As a landlord, you hope your rental property will be a profitable investment. You also understand that your job as a landlord has considerable responsibilities. Landlords are responsible for maintaining their property to a standard that provides tenants with a safe and clean living space and responding to maintenance requests in a reasonable amount of time.
Tenants also have specific responsibilities under the terms of the lease or local law, which include notifying you of health or safety issues on or in the property. However, it is essential to communicate with tenants about which maintenance tasks are the landlord's responsibility and which tasks are the tenant's responsibility.
A Guide to Landlord Responsibilities
Landlords are responsible for providing their tenants with a safe, clean, and healthy living environment. Most municipalities have local building codes and state laws laying out standards for construction, maintenance, and living standards for rental units. The specific rules and requirements often vary based on the state in which your property is located, but here is a standard list of landlord responsibilities:
Provide habitable living;
Conducting routine maintenance checks and making any necessary repairs;
Depending on local laws, you may have an obligation as the landlord to supply trash receptacles;
Keeping structural elements of the property safe and intact;
Maintaining any common areas;
Keeping all electrical, plumbing, sanitary, heating, ventilation, and other equipment in good working order and up to code;
Handling any vermin or infestation, such as ants, bed bugs, roaches, and mice;
And disclosing any history of environmental hazards, such as lead paint, bed bugs, and asbestos.
Understanding your state and local laws is critical to ensure that you provide a healthy living environment for your residents. Adding a provision in your lease that encourages your tenants to notify you as soon as problems arise allows you to address the issues before minor problems become major repairs.
A quiet living environment:
While you want your tenant to enjoy their home, you also want to ensure they aren't disrupting other residents. Consider establishing in your lease that tenants should maintain a reasonable noise level.
Maintain tenant safety:
Check with a local property manager to see if you have a landlord responsibility for tenant safety. Legal requirements may vary by local law, so it's necessary to understand what is required in your area. Regardless of where you live, there are several actions you can take to ensure tenant safety, including:
Screening all tenants. Use a rental application and background checks (where allowed by law) to screen potential tenants.
Maintaining locks. Change or rekey locks before a new tenant moves in, and make sure locks on windows and doors are always functional.
Removing hazards. Make sure common areas, including parking lots, are well-lit. Ensure proper safety measures are followed; for example, nothing should block emergency exits, and all exits should be clearly marked.
Providing safety equipment. Be sure your property has functioning smoke and carbon monoxide detectors that have not been tampered with. Fire extinguishers should be in common areas and within 10 feet of kitchens.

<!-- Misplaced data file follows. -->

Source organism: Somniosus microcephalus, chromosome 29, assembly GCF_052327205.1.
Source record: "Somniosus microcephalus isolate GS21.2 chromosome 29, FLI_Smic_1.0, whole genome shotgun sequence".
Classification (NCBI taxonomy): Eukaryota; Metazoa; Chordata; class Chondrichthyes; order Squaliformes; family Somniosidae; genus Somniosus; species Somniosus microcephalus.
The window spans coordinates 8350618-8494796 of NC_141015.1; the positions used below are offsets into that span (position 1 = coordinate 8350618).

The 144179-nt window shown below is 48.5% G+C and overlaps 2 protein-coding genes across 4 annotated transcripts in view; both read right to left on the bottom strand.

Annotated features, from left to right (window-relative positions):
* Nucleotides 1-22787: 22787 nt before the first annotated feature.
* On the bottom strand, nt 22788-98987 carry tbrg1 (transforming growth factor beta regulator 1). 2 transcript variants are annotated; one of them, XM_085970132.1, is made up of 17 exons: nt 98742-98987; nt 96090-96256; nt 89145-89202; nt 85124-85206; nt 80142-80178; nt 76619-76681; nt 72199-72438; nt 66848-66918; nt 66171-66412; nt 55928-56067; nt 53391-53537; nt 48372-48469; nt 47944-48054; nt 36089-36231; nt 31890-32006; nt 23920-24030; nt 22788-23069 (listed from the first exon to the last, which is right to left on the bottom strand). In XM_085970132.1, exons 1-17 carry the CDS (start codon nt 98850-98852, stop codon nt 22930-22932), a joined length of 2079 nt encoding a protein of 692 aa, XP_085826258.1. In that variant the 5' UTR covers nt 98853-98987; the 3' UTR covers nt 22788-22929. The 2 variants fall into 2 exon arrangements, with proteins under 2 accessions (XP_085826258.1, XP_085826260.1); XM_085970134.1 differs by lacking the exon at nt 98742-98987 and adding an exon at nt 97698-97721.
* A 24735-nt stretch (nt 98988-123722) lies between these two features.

Supervising all hired personnel. Keep a watchful eye on people you've hired to work on the property, such as electricians, plumbers, contractors, and maintenance workers.
Giving notice of entry. While keeping the rental adequately maintained is a top priority, you must also follow local laws about providing advance notice before entering the rental. Most states require landlords to give 24 or 48 hours notice of entry, but requirements may vary in an emergency.
Respond to maintenance requests and perform repairs:
Major issues that can negatively impact your tenant's quality of life or affect their ability to live comfortably in the rental unit typically require immediate attention. Here are a few examples of what are generally urgent landlord repair responsibilities:
Heating or air conditioning
Response times vary depending on the severity of the issue. How long you can wait to respond to repair requests depends on local requirements, so check with your property manager for guidance on response times.
Response time for major repairs: If a tenant experiences a major issue that impacts livability, generally, you must respond within 24 hours of the complaint. You may also be required to cover the cost of temporary housing.
Response time for minor repairs: For lesser concerns, landlord response times can vary based on the terms of the lease and local regulations. But even minor requests should be handled quickly (typically within seven days) to prevent further damage and maintain livability. Be sure to notify your tenants before entering the rental property.
Record unit condition and normal wear and tear:
When tenants move out, landlords should repair anything considered normal wear and tear, such as stained carpets, scuffed walls, and worn or loose hardware. Consider using a walkthrough checklist to keep track of the rental's condition when a tenant moves in and again when they move out. It's also a good idea to make a rental property maintenance plan and lay out your and the tenant's responsibilities in the lease to minimize the number of unexpected repairs.